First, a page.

Turkey rules to keep US pastor in jail

Turkey rules to keep US pastor in jail

İZMİR - Agence France-Presse
Turkey rules to keep US pastor in jail

A Turkish court ruled on April 16 to keep an American Christian pastor in custody, deeming him to be a flight risk, after his trial opened in a case that has raised tensions with Washington.

Andrew Brunson, who ran a Protestant church in the western city of Izmir, has been detained by Turkish authorities since October 2016. If convicted, he risks up to 35 years in jail.

Brunson, wearing a black suit, speaking fluent Turkish and sometimes bursting into tears, emphatically rejected all the charges against him at the first court hearing in the town of Aliağa north of İzmir.

He is accused of engaging in activities on behalf of the group led by exiled Muslim preacher Fethullah Gülen, who Ankara says is behind a failed 2016 coup, and the Kurdistan Workers’ Party (PKK).

Both the Gülen movement, which is called Fethullah Terrorist Organization (FETÖ) by the authorities, and the PKK are banned by Turkey as terror groups.

Brunson is also accused of espionage for political or military purposes.

The judge ordered Brunson to stay in jail, setting the next hearing for May 7.

The ruling was based on evidence given by witnesses in the case and the risk that Brunson might flee.

The United States expressed concern.

“We have seen no credible evidence that Mr. Brunson is guilty of a crime and are convinced that he is innocent,” State Department spokeswoman Heather Nauert said.

“We hope that the judicial system in Turkey will resolve his case in a timely, fair and transparent manner.”

In an indication of the importance of the case for Washington, the hearing was attended by Sam Brownback, the US ambassador at large for religious freedom, and Senator Thom Tillis from Brunson’s home state of North Carolina.

“We are very disappointed. If anything, I think the information that has been presented today creates a more compelling reason why he is innocent,” Tillis told reporters after the ruling.

Brunson reacted with emotion, telling his wife Norine in English: “I am going crazy. I love you.”

He had earlier told the judge tearfully: “I want to return my home. For 16 months, I have been separated from my wife.”

“I want the whole truth to be revealed. I reject all the accusations in the indictment. I haven’t been involved in any illegal activity,” Brunson told the court.

“I haven’t done anything against Turkey. On the contrary, I love Turkey. I have been praying for Turkey for 25 years.”

He moved to the country in 1993 and opened his Izmir church in 2010.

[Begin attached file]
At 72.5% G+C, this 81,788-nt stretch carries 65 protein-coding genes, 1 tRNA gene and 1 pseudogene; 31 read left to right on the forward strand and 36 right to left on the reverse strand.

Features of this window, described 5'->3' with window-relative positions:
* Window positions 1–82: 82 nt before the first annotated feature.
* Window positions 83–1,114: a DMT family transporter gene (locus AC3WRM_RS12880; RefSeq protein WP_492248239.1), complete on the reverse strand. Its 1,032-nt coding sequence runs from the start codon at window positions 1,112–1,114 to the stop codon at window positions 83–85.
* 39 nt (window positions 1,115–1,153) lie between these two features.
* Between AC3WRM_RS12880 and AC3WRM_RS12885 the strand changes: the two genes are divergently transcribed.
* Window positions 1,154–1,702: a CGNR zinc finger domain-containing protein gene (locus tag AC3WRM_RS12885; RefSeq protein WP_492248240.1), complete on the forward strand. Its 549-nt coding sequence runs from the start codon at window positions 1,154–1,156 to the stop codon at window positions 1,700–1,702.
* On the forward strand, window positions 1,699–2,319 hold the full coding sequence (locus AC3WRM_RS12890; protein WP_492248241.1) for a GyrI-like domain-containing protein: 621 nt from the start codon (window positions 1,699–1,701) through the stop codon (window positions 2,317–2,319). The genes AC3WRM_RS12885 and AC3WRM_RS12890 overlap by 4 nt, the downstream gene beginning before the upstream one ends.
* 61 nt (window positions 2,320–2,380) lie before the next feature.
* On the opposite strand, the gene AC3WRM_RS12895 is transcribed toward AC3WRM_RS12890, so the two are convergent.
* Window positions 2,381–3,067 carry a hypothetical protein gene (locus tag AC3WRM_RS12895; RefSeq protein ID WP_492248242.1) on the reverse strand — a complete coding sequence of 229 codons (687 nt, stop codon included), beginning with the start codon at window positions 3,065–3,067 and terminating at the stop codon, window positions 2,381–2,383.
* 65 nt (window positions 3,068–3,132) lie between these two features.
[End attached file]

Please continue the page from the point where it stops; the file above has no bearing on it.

The Brunson case has further hiked tensions between NATO allies Turkey and the United States, with US President Donald Trump raising the issue in talks with Turkish counterpart Recep Tayyip Erdoğan.

“That relationship is going to have difficulty in moving forward as long as Andrew Brunson is incarcerated,” Brownback told reporters at the courthouse.

In September, Erdogan suggested that Turkey could free Brunson if Washington handed over Gülen, who lives in self-imposed exile in Pennsylvania.

Washington brushed off the offer but has been working intensely to secure the release of Brunson, one of several American nationals caught up in the crackdown after the failed coup against Erdogan in July 2016.

In February, NASA scientist Serkan Gölge, a dual national, was jailed for 7.5 years for being a member of Gülen’s movement in a conviction denounced by Washington.

Senator Tillis said there was “no deal,” adding: “This is about what we believe is an innocent man who has been in prison for a year and a half.”

In his statement to the court, Brunson rejected the accusations of links to Gülen’s group, saying: “That would be an insult to my religion. I am a Christian. I would not join an Islamic movement.”

Numbering just several thousand, the Protestant community in overwhelmingly Sunni Muslim Turkey largely comprises converts from Islam, expatriates and refugees.

The Turkish Association of Protestant Churches said in a report that 2017 was marked by continued hate crimes and physical attacks.

Brownback described the trial as a “religious freedom case.”

“Turkey, in its history, has been very open, so that’s one of the things that’s really troubling about this,” he said.